On this interesting question I now leave you to speculate for yourself. Why does not a second Volney migrate to a New America, and furnish to the other worlds a philosophical account of our soil and climate? Europe, at least, would reward his labours. But as it matters little that a country should support many people if they be physically worthless, you must want some account of the influence of our soil and climate on the offspring of British emigrants. This will bring me to the promised chapter upon "Currency Lasses."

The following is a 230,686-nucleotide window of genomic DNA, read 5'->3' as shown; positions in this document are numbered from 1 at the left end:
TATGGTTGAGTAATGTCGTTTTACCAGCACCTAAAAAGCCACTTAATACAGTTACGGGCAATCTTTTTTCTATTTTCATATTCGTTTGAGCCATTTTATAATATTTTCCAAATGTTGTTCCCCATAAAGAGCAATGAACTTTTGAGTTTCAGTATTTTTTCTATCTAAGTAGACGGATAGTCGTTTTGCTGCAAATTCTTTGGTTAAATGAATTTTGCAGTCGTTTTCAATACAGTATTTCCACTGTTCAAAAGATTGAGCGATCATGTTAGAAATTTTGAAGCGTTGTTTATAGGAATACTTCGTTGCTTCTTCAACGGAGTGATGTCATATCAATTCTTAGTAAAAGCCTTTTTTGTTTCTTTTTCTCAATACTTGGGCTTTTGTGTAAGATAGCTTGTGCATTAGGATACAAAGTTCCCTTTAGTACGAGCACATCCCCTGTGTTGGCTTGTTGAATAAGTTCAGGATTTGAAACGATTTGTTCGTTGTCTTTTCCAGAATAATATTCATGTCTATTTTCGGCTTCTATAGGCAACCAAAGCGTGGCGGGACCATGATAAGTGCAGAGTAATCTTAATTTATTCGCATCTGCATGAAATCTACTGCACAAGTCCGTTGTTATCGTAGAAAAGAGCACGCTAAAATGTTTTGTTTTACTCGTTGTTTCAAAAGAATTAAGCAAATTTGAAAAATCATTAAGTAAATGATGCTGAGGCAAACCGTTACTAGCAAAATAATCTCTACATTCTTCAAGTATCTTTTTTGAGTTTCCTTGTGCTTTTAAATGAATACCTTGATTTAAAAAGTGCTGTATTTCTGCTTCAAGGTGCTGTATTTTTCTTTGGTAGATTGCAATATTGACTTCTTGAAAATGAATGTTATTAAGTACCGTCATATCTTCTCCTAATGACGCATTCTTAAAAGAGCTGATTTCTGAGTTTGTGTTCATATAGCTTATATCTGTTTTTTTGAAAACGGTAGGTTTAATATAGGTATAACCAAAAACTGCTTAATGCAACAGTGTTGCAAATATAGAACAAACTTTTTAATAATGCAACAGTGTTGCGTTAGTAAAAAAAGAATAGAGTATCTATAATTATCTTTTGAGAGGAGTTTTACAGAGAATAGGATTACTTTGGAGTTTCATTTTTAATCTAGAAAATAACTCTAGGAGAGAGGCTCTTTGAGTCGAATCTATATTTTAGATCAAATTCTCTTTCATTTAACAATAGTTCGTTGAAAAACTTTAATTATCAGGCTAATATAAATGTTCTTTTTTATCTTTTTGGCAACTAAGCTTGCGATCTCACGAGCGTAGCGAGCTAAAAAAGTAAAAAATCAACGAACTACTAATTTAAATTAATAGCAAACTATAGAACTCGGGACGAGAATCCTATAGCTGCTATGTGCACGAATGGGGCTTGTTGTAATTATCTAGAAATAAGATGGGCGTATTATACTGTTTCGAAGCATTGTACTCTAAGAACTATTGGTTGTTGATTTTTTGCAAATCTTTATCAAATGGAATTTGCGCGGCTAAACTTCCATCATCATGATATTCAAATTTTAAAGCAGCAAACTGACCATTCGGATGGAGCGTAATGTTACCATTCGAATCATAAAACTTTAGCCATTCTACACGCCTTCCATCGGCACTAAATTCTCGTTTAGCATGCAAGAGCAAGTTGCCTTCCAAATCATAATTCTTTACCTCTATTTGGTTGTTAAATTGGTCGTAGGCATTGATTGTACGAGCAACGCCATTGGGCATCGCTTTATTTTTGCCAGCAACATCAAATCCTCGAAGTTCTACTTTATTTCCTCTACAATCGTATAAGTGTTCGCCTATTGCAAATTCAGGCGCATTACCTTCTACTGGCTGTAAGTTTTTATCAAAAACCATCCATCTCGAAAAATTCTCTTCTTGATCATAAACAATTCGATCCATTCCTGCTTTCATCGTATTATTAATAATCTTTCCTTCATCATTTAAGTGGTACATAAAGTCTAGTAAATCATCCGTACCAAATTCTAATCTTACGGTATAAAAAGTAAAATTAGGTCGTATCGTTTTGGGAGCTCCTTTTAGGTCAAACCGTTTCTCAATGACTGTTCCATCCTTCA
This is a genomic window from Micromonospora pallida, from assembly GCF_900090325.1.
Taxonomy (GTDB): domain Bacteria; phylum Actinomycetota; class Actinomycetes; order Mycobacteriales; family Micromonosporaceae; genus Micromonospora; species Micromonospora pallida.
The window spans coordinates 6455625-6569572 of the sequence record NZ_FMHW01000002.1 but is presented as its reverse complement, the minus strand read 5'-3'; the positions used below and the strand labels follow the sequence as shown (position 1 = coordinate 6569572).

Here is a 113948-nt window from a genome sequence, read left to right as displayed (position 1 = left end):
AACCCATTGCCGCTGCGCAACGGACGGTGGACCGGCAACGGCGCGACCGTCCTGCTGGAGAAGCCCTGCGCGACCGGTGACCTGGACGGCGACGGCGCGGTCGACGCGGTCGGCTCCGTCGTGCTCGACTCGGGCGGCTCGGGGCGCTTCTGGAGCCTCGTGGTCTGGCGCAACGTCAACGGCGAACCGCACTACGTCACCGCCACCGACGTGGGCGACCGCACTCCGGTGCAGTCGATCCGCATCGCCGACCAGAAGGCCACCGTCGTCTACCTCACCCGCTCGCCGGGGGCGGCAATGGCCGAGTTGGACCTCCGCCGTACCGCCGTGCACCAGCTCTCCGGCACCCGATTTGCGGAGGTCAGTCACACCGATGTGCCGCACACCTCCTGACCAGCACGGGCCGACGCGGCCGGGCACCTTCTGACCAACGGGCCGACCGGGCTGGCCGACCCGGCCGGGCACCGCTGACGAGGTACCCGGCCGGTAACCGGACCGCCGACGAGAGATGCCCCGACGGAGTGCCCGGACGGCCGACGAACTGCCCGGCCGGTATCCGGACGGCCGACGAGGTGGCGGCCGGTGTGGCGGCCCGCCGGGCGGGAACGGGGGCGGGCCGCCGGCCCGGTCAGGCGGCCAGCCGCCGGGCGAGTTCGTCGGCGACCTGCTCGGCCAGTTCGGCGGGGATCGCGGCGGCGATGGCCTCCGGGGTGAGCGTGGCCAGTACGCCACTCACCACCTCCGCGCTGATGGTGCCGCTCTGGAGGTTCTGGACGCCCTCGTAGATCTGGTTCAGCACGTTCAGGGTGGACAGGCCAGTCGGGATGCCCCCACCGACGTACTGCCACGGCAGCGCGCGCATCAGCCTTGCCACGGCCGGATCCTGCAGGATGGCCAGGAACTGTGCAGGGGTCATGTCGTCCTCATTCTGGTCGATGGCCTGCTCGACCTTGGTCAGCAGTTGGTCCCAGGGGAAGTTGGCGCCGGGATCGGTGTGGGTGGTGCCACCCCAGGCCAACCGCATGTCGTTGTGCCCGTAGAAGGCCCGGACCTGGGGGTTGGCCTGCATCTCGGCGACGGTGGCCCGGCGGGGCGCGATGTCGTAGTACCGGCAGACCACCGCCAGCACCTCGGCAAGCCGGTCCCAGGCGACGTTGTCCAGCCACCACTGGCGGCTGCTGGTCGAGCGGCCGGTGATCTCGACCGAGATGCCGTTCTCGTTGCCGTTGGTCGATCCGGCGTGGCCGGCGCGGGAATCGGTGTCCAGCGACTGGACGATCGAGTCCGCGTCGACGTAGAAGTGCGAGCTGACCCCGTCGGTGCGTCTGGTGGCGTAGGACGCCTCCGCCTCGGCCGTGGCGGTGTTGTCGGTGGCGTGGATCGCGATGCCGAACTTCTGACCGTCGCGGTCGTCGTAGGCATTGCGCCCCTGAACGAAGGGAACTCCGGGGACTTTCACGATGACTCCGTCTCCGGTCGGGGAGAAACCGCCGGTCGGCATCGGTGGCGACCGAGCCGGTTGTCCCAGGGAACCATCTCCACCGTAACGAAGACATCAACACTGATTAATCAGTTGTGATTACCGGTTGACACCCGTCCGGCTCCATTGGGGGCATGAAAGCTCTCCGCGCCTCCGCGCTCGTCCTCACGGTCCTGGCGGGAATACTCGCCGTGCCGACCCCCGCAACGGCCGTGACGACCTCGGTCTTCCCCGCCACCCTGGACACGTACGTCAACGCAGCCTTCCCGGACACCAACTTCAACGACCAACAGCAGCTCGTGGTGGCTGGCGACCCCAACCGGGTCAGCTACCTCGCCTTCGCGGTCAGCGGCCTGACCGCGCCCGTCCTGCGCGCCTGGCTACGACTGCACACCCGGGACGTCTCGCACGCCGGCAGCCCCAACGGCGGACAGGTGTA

"Tous les goûts sont dans la nature; celui qu'on a est le meilleur." In English, "every one to his taste, as the old woman said when she kissed her cow." Nevertheless, in spite of the many proverbs which declare that there is no standard of taste, the same human form which more than two thousand years ago was embodied by Phidias and Praxiteles, is still considered the model of perfection by all refined Europeans. Where does that form most commonly breathe? In Greece, and even in the very Cyprus, where Adonis was conceived, and where the Goddess of Beauty had two temples. You may laugh or sneer; but the latitude of Sydney corresponds exactly with that of Paphos; and it is no less true that the native Australians bear a stronger resemblance to the modern Greeks than to any other people. They have been described as lank, sallow, and relaxed, like the Americans; but I have seen the Apollo and the Venus, some thousands of breathing Greeks, and some millions of Americans; and I assert the description to be false. The Australian youth are neither chubby, ruddy, and strongly knit, like the English, whose otherwise variable climate is almost constantly wet; nor fat, white, thick-skinned, and shapeless, like the Dutch, whose climate is one fog, dripping or frozen; nor indescribable, like the mongrel French, whose climate is neither one thing nor the other; and they are still less like the Americans, whose climate, more variable than that of England, is always in extremes, blowing burning hot and biting cold with the same breath; but they resemble the Castilians, the sea-coast Italians, and more especially the island Greeks, which last enjoy, like them, perpetual summer upon a soil not alluvial.